An additional instrument developed in the 19th century is the piccolo in D-flat. Since the pre-Boehm piccolos and flutes were tuned to a key with two sharps, playing in keys that had flats was difficult and complex. However, music for military bands was often written in these keys, in order to make it easier for the trumpeters and clarinetists. Hence the invention of the piccolo in D-flat, on which the famous solo from Tchaikovsky's Fourth Symphony and the solo from "Stars and Stripes Forever" by John Philip Sousa were played.

Piccolo players continued to play the one-key instrument throughout the 19th century, but undoubtedly the most popular instrument of the 19th century and the beginning of the 20th century was the piccolo with six keys.


Berlioz and Tchaikovsky were also piccolo players and wrote beautiful parts for it in their orchestral works. Berlioz, noticing the lovely qualities that the low notes of the piccolo can produce, wrote:

"When I hear this instrument employed in doubling in triple octave the air of a baritone, or casting its squeaking voice into the midst of a religious harmony, or strengthening or sharpening (for the sake of noise only) the high part of an orchestra from beginning to end of an act of an opera, I cannot help feeling that this mode of instrumentation is one of platitudes and stupidity. The piccolo may, however, have a very happy effect in soft passages, and it is a mere prejudice to think that it should only be played loud."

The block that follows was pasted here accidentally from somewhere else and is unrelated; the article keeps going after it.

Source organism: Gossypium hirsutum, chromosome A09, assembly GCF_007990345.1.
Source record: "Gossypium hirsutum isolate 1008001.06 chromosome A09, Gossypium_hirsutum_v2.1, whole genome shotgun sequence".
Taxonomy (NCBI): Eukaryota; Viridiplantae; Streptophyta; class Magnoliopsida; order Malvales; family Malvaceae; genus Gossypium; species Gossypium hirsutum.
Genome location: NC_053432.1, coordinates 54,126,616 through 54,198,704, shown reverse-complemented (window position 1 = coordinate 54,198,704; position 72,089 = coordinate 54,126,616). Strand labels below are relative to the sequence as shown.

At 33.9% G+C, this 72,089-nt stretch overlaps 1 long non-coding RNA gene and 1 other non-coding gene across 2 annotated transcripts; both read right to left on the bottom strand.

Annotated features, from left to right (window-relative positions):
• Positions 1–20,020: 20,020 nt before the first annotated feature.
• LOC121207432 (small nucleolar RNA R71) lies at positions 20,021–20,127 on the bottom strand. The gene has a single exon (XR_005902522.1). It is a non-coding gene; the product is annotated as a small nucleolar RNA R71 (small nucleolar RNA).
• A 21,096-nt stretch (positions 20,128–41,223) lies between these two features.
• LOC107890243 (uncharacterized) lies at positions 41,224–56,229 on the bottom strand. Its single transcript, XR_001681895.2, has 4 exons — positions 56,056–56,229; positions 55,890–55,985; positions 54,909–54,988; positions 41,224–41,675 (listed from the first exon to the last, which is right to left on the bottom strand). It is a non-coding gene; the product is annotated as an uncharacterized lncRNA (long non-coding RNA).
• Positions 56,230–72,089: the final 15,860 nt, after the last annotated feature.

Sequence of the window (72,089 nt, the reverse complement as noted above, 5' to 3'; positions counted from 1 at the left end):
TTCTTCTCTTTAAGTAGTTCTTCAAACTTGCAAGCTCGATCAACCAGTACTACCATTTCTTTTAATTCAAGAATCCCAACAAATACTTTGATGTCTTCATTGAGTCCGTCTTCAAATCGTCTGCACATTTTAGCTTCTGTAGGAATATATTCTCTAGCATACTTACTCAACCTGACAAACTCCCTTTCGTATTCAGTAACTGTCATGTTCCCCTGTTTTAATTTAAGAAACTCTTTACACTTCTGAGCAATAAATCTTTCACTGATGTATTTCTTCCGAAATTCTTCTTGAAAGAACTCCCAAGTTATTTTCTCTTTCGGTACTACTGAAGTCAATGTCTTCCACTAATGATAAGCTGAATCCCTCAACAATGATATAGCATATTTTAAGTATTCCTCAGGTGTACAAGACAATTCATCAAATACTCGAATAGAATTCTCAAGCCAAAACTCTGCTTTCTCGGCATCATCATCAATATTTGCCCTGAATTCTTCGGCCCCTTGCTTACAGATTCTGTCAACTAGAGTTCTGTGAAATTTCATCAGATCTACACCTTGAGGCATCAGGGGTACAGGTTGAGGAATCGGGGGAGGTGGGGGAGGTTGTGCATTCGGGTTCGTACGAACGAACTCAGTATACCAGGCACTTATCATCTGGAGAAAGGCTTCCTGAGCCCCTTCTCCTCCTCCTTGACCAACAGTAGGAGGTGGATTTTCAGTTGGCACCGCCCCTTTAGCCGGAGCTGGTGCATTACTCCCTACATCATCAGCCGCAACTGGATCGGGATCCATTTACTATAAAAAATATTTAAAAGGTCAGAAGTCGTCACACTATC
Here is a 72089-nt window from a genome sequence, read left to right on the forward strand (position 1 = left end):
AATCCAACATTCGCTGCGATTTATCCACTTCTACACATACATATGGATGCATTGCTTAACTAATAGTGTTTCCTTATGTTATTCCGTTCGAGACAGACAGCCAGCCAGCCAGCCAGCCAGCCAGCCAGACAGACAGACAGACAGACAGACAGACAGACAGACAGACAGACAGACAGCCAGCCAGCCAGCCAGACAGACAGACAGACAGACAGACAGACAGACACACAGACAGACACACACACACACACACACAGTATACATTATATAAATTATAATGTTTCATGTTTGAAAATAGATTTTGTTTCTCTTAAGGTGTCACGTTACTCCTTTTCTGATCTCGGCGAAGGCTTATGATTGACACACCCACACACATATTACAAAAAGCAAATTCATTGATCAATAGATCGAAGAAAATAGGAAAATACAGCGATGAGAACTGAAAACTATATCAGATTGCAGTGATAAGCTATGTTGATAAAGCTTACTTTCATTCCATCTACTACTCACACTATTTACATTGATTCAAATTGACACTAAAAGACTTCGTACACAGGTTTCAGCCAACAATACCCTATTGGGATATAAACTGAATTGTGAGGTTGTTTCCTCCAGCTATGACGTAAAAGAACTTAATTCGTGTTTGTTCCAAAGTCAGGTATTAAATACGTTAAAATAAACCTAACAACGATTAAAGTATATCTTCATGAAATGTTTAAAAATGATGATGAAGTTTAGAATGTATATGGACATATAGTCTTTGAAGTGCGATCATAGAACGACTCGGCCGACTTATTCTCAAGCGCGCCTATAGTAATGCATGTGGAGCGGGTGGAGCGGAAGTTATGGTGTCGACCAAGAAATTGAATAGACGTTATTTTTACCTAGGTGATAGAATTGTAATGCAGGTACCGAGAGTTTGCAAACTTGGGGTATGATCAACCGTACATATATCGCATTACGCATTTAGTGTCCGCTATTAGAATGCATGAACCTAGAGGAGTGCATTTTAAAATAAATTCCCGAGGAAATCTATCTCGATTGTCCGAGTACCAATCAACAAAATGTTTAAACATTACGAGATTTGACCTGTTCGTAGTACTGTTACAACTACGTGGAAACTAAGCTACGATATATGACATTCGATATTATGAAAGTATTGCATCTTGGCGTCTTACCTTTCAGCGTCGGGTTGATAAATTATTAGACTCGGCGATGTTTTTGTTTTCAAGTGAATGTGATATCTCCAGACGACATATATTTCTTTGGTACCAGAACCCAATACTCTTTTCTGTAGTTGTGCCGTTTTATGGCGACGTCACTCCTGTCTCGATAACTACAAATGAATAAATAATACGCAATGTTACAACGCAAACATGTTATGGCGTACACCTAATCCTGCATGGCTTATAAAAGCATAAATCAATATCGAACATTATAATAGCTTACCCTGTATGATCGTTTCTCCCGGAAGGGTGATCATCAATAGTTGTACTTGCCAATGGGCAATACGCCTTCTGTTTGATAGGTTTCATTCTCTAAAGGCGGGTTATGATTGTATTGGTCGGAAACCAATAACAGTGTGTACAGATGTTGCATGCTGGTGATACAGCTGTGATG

The piccolo developed by Boehm was less successful than the flute. Boehm created several types of piccolos and did not achieve significant results. He therefore passed on the assignment to another German manufacturer called Mollenhauer, who reached satisfactory qualities, due to the fact that in contrast with the cylindrical-bore flute, in the piccolo he combined a cylindrical head and a conical body.

Alongside the role of the piccolo in military bands, symphony orchestras and opera orchestras, the piccolo in the 19th century had an additional role – due to its loud notes it became a very popular instrument in balls and dance halls. Many players even wrote virtuoso waltzes and polkas for this purpose. One of the most prominent was the French composer and piccolo player Eugène Damaré.


In the 20th century the piccolo became an integral part of the orchestra. Composers such as Ravel, Stravinsky, Shostakovich and others wrote prominent solo parts for the piccolo. Nowadays the piccolo enjoys full partnership in chamber music ensembles and lately several concerti have been written especially for it.



Coltman, John W. – "Some observations on the Piccolo"

                                 The Flutist Quarterly, winter 1991

Domborian – Eby, Zart – "A History of the Piccolo"

                                         The Flutist Quarterly, winter 1991

Gippo, Jan – "The Piccolo, then and now"

                     Flute Talk, December 1998

Wacker, Therese – "The history of the Piccolo, from Fifes to intricate keys"

                               Flute Talk, May – June 2001